Original Study| Volume 21, ISSUE 5, P640-646.e5, May 2020

Effects of Copayment in Long-Term Care Insurance on Long-Term Care and Medical Care Expenditure

  • Huei-Ru Lin
    Department of Healthcare Economics and Quality Management, Graduate School of Medicine, Kyoto University, Kyoto, Japan
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  • Yuichi Imanaka
    Address correspondence to Yuichi Imanaka, MD, PhD, Department of Healthcare Economics and Quality Management, Graduate School of Medicine, Kyoto University, Yoshida Konoe-cho, Sakyo-ku, Kyoto, 606-8501, Japan.
    Department of Healthcare Economics and Quality Management, Graduate School of Medicine, Kyoto University, Kyoto, Japan
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Published:October 14, 2019DOI:



      This study aimed to clarify the difference in (1) long-term care (LTC) usage and expenditure and (2) medical care service usage and expenditure before and after the change in the copayment limit for qualifying individuals from 10% to 20%.

      Setting and Participants

      This quasi-experimental longitudinal design used the database from 1 prefecture of Japan that included 570,434 person-month records of 23,879 insured individuals (in August 2014) who used LTC services between August 2014 and July 2015 and were aged 65 years and older on August 1, 2014.


      We conducted difference-in-difference estimations to compare “before” and “after” outcome differences between insured individuals whose LTC copayment increased to 20% and those whose copayment remained at 10%. Sex, age, Care Needs Level, subsidy, and public assistance were adjusted in the models, along with robustness checks.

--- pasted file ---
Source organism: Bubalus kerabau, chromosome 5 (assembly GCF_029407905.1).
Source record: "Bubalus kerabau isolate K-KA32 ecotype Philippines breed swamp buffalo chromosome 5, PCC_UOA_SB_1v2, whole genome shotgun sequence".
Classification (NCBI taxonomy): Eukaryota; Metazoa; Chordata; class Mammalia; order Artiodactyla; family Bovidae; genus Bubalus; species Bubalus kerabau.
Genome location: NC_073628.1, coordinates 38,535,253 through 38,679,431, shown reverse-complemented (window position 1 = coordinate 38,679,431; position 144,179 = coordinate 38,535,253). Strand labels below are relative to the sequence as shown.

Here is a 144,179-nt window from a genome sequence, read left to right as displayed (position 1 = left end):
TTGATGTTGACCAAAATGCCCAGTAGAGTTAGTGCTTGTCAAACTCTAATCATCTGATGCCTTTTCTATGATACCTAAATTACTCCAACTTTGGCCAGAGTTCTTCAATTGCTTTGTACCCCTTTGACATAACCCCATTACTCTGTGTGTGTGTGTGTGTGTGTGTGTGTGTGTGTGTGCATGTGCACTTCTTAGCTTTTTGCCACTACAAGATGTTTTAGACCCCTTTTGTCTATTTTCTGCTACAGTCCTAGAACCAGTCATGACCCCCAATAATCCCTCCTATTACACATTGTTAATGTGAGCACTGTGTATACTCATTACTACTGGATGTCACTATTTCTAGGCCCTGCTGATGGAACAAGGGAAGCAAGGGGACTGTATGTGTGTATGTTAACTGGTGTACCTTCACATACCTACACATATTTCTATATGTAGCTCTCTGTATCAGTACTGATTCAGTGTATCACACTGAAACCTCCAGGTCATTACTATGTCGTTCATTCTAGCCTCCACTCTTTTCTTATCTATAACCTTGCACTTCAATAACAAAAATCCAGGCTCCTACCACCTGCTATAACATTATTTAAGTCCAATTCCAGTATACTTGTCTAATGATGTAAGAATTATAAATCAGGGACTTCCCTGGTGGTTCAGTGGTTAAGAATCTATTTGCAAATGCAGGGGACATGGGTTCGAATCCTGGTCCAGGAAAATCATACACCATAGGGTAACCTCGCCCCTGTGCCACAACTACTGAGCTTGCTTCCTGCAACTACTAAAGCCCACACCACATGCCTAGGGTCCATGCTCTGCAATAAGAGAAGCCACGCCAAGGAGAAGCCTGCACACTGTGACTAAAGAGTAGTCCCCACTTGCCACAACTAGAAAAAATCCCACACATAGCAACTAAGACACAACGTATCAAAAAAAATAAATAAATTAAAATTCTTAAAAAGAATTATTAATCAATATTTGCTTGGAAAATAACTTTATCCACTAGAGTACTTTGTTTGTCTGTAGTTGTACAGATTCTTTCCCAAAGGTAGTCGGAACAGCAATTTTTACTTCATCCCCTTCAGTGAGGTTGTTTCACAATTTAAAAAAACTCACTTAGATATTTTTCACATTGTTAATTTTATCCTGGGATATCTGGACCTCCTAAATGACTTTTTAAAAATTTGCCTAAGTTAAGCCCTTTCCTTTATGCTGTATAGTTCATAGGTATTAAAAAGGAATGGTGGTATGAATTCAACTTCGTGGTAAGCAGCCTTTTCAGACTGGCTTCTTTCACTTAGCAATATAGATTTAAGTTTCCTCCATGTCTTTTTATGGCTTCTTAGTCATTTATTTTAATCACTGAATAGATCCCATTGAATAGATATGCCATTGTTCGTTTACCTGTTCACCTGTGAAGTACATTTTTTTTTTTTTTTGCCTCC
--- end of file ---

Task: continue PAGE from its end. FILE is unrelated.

Differences in both insurer's payment and insured's copayment indicated statistical significance between those whose copayment increased and those whose copayment did not increase. We found no significant difference in the number of minutes of home care service use, days of facility care service use, and LTC expenditures among those with copayment increases as well as those with no increase in copayment following the insured's copayment increase policy implementation. In contrast, the policy implementation caused significant differences in the number of days of hospitalization, medical care expenditures, and total expenditures.

      Conclusions and Implications

      The increase in insured individuals' copayment decreased LTC insurer's payment. However, total LTC expenditure increased over time although the increase trend slowed down in the treatment group after the copayment increase policy implemented. Besides, medical care expenditure increased consistently among insured individuals whose copayment increased. As there appears to be a “balloon effect” between LTC and medical care services, it is important to discuss the medical care system while considering the LTC insurance system comprehensively.


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